Why Former Sen. Scott Brown Never Should Have Deleted His Ill-Advised Tweets From 12:45 A.M.

Why Scott Brown Never Should Have Deleted His Ill-Advised Tweets From 12:45 A.M. 

A nice thing about being a well-known person on Twitter (we assume): constantly receiving messages of fulsome praise from your fans (well, unless they’re begging for retweets). A drawback of being a well-known person on Twitter: constantly getting trolled by your detractors. As a former (and perhaps future) senator, Scott Brown is an especially easy target for such criticism. Judging by the number of replies he generally sends out, he normally handles this in what is probably the smartest way: saying nothing. Last night, though, after watching his daughter play a show, Brown decided he’d had enough of everyone’s crap. And the result became an internet sensation very, very quickly:

But it got better, thanks to a few stray letters and what was either a botched reply, or a message for us all that Scott Brown is not having it anymore:

Unfortunately, Brown then made his first real mistake: he corrected himself…

…and then, after one more irony-rich insult:

… and getting made fun of by pretty much the entire internet, Brown deleted all of the tweets. (See? Nothing there now.) And I have to confess my great disappointment that he did this. He doesn’t appear to have claimed he got hacked, which is a plus, but… come on. He was destined to be the Bqhatevwr guy as soon as he sent that tweet, whether he got rid of it or not. And if he does run for office again… just think of the political benefits that could have been had from embracing Bqhatevwr instead of running from it. As proof, here are some hypothetical criticisms and Brown’s potential response to each:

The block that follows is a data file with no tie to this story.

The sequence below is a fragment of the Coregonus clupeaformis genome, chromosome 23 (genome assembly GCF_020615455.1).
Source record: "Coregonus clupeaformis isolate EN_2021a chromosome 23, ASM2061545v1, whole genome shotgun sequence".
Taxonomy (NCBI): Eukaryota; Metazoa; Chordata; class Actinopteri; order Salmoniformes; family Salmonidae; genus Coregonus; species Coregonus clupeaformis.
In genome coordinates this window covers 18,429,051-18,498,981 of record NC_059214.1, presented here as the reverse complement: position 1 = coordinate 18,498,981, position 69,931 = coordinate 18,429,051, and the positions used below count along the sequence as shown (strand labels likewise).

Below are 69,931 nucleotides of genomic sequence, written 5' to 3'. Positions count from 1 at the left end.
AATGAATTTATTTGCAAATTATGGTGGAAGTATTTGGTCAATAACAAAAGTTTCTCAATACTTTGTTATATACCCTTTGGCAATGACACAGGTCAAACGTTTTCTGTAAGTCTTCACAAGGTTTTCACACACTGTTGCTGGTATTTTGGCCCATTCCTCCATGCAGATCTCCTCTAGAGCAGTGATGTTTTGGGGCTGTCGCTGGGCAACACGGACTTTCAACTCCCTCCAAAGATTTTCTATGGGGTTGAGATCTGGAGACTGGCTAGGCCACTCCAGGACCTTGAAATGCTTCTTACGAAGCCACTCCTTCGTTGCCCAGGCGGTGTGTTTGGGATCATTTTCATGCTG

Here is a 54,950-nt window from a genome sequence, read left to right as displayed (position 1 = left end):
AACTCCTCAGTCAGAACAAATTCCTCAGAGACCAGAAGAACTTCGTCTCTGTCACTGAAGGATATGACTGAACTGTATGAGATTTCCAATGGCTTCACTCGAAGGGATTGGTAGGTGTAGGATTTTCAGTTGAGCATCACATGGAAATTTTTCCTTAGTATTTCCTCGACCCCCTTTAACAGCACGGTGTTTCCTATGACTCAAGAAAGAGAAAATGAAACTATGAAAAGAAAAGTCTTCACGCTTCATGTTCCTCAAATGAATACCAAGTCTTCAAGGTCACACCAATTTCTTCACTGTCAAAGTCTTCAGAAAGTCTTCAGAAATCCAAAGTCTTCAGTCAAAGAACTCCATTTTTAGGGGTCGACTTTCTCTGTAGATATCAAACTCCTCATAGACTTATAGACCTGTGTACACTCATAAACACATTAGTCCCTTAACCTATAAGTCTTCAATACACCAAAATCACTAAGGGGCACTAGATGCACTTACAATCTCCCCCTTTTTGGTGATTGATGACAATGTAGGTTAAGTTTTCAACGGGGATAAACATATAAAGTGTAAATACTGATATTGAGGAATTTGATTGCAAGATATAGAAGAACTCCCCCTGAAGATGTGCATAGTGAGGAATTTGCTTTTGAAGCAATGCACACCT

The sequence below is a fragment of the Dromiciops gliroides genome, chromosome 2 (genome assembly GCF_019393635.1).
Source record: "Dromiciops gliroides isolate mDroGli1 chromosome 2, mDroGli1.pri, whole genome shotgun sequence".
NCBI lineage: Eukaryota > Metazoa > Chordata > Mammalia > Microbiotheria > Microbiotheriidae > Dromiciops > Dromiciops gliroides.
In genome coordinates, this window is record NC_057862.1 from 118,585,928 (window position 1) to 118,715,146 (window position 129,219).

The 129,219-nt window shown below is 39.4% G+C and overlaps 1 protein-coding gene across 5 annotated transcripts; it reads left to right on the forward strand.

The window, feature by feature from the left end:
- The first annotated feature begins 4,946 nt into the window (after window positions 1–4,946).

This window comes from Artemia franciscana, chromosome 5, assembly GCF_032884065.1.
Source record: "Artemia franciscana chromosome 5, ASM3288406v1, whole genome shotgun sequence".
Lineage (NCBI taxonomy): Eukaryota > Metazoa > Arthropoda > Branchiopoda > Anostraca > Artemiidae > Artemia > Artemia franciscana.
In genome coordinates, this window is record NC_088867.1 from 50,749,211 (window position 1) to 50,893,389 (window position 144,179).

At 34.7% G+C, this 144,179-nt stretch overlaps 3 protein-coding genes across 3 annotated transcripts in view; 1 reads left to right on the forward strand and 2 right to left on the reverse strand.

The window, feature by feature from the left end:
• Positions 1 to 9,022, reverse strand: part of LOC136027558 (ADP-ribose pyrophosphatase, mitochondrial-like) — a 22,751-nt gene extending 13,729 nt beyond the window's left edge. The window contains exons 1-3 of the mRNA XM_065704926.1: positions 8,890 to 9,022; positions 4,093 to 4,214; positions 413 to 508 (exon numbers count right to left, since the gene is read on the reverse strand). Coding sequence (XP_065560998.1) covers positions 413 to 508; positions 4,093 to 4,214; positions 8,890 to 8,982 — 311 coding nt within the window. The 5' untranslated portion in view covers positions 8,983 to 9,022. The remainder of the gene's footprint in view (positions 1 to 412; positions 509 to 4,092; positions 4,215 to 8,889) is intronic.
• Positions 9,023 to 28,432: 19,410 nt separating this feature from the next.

Critic: Hey Scott, I know you pulled out the Senate upset in a blue state once, but I just don’t see how you’ll be able to do it again.


Critic: Hey Scott, what’d you think of that stuff Harry Reid said about you?


Critic: Scott, I’m unmoved by your handsomeness.


And now none of that’s likely to happen. I think I’ve been on the internet long enough to confidently say that had Brown embraced being the Bqhatevwr guy, everyone – even people who don’t see eye-to-eye with Brown politically, and especially young people, with whom Brown’s party has some well-known problems – would have eaten it up. Even if he’s lost – honestly, even if he’d never run at all – the Brown brand would have been enhanced by Bqhatevwr. He had two choices: one was to not take himself seriously, and try to use the tweets and typo to his advantage. Some might have called him a loose cannon, sure. Everyone else would have loved it, and he could have leveraged that to reach greater political heights. For evidence of this strategy working, see here.

But instead, he chose the “delete everything and try to pretend it never happened even though it’s already all over the internet forever either way” strategy. You know what the result of that is? Tweets like this:

Bqhatevwr, man. Bqhatevwr.

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Follow Glenn Davis on Twitter: @glennrd

This is an opinion piece. The views expressed in this article are those of just the author.

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